DAILY ONLINE MEDITATION
This is an easy and informal way to deepen your practice and to experience the power of meditating with others who are also practicing at home, often several time zones away.
We'd love to see you. We begin at 7:30AM MT and end at 8:20AM MT. Join us any day for all 50 minutes or just part of it.
ONLINE ETIQUETTE & NOTES
—Click on the Zoom link above or in the newsletter ZEN SUN WEEKLY.
—If you choose to have your video on, you can set up your device to create a side-view or slightly angled view of you as you sit.
—Select Gallery View.
—If necessary, you may join late or leave early. Everyone's audio is automatically muted so don’t worry about disturbing anyone.
—Set aside all other activity and assume a comfortable, still, and alert sitting posture.
INSTRUCTIONS & OTHER CONSIDERATIONS
Like other challenging and subtle disciplines, it's helpful to engage the practice every day. Even 5 minutes a day is better than 60 minutes once per week. Start with whatever feels comfortable and build slowly.
See if you can linger and be curious about any discomfort before adjusting your posture. Can you experience it fully without reacting habitually?
Can you welcome whatever arises in the mind without clinging, judging, or rejecting? Can you be curious about the experience of breathing and the experience of stillness?
Proper posture is critical. If you sit in a physically half-engaged way, your mind will also be half-engaged. Good posture is also important for minimizing discomfort and allowing for deeper inquiry.
Whatever posture you assume (please look closely at the six examples below), the back should be naturally upright. The lower back should be gently curved in. Experiment with this, whether on a cushion or in a chair, until it feels effortless to sit up straight.
Avoid leaning back against your chair unless you have an injury or health issue that makes this necessary. The belly should be completely relaxed and free to move in and out as you breathe. The chin should be slightly tucked in. Note the position of the hands: allow the left hand to gently rest in the right hand, palms up, thumbs lightly touching to make a gentle oval.
If you're sitting on a chair, both feet should be on the ground about shoulder width apart. If you're sitting in a crossed-leg posture on a cushion, one or both knees should be on the ground or on their way to the ground, supported by a smaller cushion or cushions if needed. The goal is stability.
Eyes should be half-open, gazing down at about 45 degrees, gently focused. Keeping the eyes slightly open helps to keep you here, now. Sway slightly back and forth to find and settle in to your posture's true center.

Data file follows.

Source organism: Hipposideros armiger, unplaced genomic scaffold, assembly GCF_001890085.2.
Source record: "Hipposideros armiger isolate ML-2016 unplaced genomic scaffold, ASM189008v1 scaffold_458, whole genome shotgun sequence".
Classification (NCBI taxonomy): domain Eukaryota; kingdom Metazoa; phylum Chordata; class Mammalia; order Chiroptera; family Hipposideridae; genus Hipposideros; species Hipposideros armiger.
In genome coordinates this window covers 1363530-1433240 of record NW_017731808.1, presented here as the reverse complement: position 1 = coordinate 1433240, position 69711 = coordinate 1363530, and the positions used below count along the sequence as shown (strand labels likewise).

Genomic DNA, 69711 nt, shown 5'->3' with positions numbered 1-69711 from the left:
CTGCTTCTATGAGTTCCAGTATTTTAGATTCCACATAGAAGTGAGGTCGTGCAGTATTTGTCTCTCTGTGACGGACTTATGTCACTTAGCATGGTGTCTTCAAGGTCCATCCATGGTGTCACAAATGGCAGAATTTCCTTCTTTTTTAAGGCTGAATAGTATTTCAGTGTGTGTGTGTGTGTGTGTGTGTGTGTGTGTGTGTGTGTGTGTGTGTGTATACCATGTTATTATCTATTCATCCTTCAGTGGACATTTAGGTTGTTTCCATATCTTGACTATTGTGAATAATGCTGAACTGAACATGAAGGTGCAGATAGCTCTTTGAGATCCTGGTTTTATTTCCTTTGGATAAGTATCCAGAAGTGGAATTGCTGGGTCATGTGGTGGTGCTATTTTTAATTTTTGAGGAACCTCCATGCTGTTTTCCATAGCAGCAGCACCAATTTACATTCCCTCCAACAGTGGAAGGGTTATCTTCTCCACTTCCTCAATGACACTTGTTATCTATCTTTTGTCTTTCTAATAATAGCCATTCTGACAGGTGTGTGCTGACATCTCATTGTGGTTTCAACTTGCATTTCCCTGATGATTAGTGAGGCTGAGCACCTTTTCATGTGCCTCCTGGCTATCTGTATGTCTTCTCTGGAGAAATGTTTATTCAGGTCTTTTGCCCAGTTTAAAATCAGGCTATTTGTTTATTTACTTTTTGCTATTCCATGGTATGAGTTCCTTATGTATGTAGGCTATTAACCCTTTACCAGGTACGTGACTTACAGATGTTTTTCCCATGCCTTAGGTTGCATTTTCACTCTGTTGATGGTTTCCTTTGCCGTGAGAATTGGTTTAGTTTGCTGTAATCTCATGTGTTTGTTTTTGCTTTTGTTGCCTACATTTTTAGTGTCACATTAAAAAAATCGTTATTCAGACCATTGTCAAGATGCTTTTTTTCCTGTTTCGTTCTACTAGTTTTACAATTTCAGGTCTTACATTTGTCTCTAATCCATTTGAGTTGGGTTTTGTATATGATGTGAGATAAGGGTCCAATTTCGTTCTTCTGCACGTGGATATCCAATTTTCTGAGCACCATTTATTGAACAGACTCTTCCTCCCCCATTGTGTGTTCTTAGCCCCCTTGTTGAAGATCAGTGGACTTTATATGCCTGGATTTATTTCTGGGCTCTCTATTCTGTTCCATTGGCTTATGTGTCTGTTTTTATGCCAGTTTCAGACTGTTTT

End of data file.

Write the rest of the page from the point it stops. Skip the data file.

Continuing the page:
Important: if possible, do NOT sit in a "knees up" or "criss-cross applesauce" cross-legged position. See example of this below. This posture tends to stress the lower back and also the shins/ankles. Most importantly, it lacks the stability of other positions.
After establishing a stable sitting posture, take one or two deep breaths. Breathe through the nose if possible. This naturally slows the rate of breathing and invites the mind to settle.
Your mouth should be closed lightly, the tongue relaxed.
Inhale and exhale so it feels like you’re breathing in and out of your belly. This can take some practice before it feels natural. Instead of your chest rising and falling, your abdomen should gently expand and contract.
Focus on the full-body sensations of breathing in and out for a few breaths.
When settled a bit, begin counting exhalations. Say a drawn-out "one" silently for the entire length of the first exhalation. Inhale naturally, being aware of the sensations of breathing in. And then say a drawn-out silent "two" for the entire length of your next exhalation. Continue until "ten" and then start over.
The point is not to get to ten, but rather to be intimate with "one," and then intimate with "two," and then intimate with "three," and so on.
Pour yourself completely into exhaling "one" so that there is only the experience of one, only two, only three, and so on.
When you get sidetracked by thoughts, emotions, or physical sensations, no problem. This is, in fact, inevitable and natural. Just notice that you're lost in thought and begin counting exhalations again, starting with "one."
If you find yourself counting past ten, notice this too and return again to "one."
Drifting from breath-counting, noticing the drifting, and then returning to breath-counting is the practice itself.
Eventually, with patience and sincerity, you'll begin to experience a deeper kinship of body, mind, breath, and earth.
When the body is still, the mind follows. See if you can experiment with becoming as still as possible for the duration of the meditation.
If you experience intense discomfort or pain and need to adjust your posture, first just notice the impulse to move. Be aware of the posture adjustment as you make it, and then return to stillness.
1.) Settle in to a stable sitting posture.
2.) Take one or two deep breaths.
3.) Count exhalations from one to ten and then start over.
4.) When the mind wanders, bring your attention back to the breath by beginning again with exhaling "one."
5.) Remember that wandering, noticing the wandering, and returning to the breath is the practice.
6.) Be as still as possible.
7.) Repeat daily.